This somewhat different conception of internationalization involves integrating new strategies at the institutional level. This approach has significant implications for curriculum design, learning objectives and pedagogy. There are many strategies to integrate internationalization and, fortunately, many of these initiatives overlap with other imperatives universities are being asked to address.
Employers have been insisting for some time that young professionals need “soft skills” in additional to disciplinary and professional knowledge. The skills sought include the ability to communicate effectively, to listen to the ideas of others, to collaborate with others, to respond to unexpected challenges, etc. These skills are fundamental to the cultivation of “globally competent” students who, whether they leave their home country or not, are almost certainly going to need to be able to work effectively with others whose prior experience, values, and perspectives are different from their own—whether from different cultures within the same nation or citizens of other countries.
“Soft skills” are unlikely to be learned in a lecture hall, nor from courses focused entirely on disciplinary theory, historical content, or formulae. These skills are more likely to result from classes that are highly interactive and from course content that considers issues from different points of view or that offer different means of analysis leading to different conclusions. In other words, students need to be engaged in a learning process that goes beyond the dynamic of right and wrong answers.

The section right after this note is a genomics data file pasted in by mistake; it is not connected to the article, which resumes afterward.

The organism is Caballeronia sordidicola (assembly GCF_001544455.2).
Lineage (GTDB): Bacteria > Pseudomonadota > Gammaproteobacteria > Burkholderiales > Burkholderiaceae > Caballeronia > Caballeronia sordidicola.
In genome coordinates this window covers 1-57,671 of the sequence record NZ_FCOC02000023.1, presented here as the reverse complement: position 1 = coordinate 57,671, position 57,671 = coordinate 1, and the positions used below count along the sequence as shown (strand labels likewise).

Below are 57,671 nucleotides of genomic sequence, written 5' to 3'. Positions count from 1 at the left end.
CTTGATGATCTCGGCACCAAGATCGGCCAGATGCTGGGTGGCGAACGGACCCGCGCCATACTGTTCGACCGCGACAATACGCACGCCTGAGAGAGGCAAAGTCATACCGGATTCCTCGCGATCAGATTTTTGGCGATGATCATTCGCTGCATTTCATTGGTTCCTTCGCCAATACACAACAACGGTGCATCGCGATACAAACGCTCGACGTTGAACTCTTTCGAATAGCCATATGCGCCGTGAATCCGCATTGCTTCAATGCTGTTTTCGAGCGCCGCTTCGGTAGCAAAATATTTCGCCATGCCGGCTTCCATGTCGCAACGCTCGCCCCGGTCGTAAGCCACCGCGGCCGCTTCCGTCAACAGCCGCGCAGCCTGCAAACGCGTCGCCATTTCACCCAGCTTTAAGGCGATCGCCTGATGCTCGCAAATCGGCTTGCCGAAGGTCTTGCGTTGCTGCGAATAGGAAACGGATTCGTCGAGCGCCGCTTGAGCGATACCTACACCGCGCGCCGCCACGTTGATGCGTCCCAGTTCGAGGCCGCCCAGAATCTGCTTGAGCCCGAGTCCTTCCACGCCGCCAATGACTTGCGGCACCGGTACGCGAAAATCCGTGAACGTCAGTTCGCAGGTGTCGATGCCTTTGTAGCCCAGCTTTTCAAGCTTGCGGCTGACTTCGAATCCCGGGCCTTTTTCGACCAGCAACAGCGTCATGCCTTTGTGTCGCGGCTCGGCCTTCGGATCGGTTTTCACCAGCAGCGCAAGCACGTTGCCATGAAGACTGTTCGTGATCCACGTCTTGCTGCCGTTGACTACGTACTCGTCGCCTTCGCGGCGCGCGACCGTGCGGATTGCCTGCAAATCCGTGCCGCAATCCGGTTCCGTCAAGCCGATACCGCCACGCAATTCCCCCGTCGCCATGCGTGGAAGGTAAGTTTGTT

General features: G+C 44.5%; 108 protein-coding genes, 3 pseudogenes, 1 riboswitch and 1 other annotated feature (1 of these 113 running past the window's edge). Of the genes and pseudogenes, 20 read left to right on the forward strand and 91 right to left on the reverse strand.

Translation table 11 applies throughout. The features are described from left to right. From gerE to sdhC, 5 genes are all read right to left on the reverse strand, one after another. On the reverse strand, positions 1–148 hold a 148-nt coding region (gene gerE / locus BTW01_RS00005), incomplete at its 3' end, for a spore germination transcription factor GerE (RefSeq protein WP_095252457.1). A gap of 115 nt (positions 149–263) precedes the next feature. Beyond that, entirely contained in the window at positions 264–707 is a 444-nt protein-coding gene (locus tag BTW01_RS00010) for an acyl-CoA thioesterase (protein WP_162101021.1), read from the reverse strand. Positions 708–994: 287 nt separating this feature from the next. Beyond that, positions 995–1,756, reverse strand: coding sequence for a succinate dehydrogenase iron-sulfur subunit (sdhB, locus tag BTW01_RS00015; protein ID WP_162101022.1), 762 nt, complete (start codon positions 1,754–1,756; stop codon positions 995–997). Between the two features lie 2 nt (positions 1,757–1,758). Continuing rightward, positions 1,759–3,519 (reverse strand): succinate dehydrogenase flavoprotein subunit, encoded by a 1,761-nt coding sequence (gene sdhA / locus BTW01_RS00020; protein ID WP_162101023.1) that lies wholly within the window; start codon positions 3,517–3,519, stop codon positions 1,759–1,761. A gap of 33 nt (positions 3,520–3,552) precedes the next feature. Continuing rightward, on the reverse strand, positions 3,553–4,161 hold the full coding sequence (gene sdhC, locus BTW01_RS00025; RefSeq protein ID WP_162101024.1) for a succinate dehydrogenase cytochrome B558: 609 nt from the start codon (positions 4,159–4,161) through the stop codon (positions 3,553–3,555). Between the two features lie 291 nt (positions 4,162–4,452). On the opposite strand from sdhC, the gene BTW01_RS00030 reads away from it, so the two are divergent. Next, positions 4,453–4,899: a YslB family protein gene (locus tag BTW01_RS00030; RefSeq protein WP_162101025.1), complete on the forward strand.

Of course internationalization is more complex then teaching methodology, but developing the capacity to accept and work with differences and respond to the unexpected, would be an important step towards providing more university students with the basic skills they will need to function in a globalized world. Changing the classroom dynamic will require considerable support to professors whose own education was acquired in a lecture hall and who, despite being willing, may not know how to transition to new interactive pedagogy. But efforts to develop new strategies for improving teaching and learning are already underway on most campuses.
In addition, universities should be exploiting local resources that would put students in contact with international ventures and individuals without the need to travel. It is difficult to imagine cities anywhere without international offices or factories headquartered nearby. In the case of México, these ventures are scattered throughout the country, not only located in major cities. Additionally, there are professionals from dozens of countries, now retired, and living in Mexico. These are circumstances that provide opportunities for all kinds of interaction that could range from inviting foreign nationals to give talks on campus, to mentorship programs, to site visits, to internships.
There are many more strategies to be considered, but the key here is how to develop new and important capabilities for universities that do not require travel abroad. That would be significant progress towards internationalization for everyone.